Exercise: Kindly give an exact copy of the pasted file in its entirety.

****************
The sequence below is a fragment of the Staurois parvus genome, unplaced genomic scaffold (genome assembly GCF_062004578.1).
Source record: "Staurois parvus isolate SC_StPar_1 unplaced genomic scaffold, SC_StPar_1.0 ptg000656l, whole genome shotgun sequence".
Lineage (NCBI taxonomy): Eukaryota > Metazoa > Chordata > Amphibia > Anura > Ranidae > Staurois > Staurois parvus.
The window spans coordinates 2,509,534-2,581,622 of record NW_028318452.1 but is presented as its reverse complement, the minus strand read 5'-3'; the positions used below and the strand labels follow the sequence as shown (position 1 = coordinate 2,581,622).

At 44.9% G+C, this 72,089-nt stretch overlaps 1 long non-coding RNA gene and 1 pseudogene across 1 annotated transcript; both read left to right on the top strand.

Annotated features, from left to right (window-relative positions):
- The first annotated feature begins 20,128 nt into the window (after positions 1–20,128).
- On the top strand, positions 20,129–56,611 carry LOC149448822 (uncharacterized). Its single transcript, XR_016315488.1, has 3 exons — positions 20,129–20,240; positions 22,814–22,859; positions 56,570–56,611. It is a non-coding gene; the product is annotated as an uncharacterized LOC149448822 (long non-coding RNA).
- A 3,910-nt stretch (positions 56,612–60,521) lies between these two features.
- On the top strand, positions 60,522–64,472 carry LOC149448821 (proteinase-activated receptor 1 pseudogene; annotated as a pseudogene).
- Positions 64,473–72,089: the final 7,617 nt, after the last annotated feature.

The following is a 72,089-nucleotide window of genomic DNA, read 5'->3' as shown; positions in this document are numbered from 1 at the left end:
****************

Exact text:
The sequence below is a fragment of the Staurois parvus genome, unplaced genomic scaffold (genome assembly GCF_062004578.1).
Source record: "Staurois parvus isolate SC_StPar_1 unplaced genomic scaffold, SC_StPar_1.0 ptg000656l, whole genome shotgun sequence".
Lineage (NCBI taxonomy): Eukaryota > Metazoa > Chordata > Amphibia > Anura > Ranidae > Staurois > Staurois parvus.
The window spans coordinates 2,509,534-2,581,622 of record NW_028318452.1 but is presented as its reverse complement, the minus strand read 5'-3'; the positions used below and the strand labels follow the sequence as shown (position 1 = coordinate 2,581,622).

At 44.9% G+C, this 72,089-nt stretch overlaps 1 long non-coding RNA gene and 1 pseudogene across 1 annotated transcript; both read left to right on the top strand.

Annotated features, from left to right (window-relative positions):
- The first annotated feature begins 20,128 nt into the window (after positions 1–20,128).
- On the top strand, positions 20,129–56,611 carry LOC149448822 (uncharacterized). Its single transcript, XR_016315488.1, has 3 exons — positions 20,129–20,240; positions 22,814–22,859; positions 56,570–56,611. It is a non-coding gene; the product is annotated as an uncharacterized LOC149448822 (long non-coding RNA).
- A 3,910-nt stretch (positions 56,612–60,521) lies between these two features.
- On the top strand, positions 60,522–64,472 carry LOC149448821 (proteinase-activated receptor 1 pseudogene; annotated as a pseudogene).
- Positions 64,473–72,089: the final 7,617 nt, after the last annotated feature.

The following is a 72,089-nucleotide window of genomic DNA, read 5'->3' as shown; positions in this document are numbered from 1 at the left end: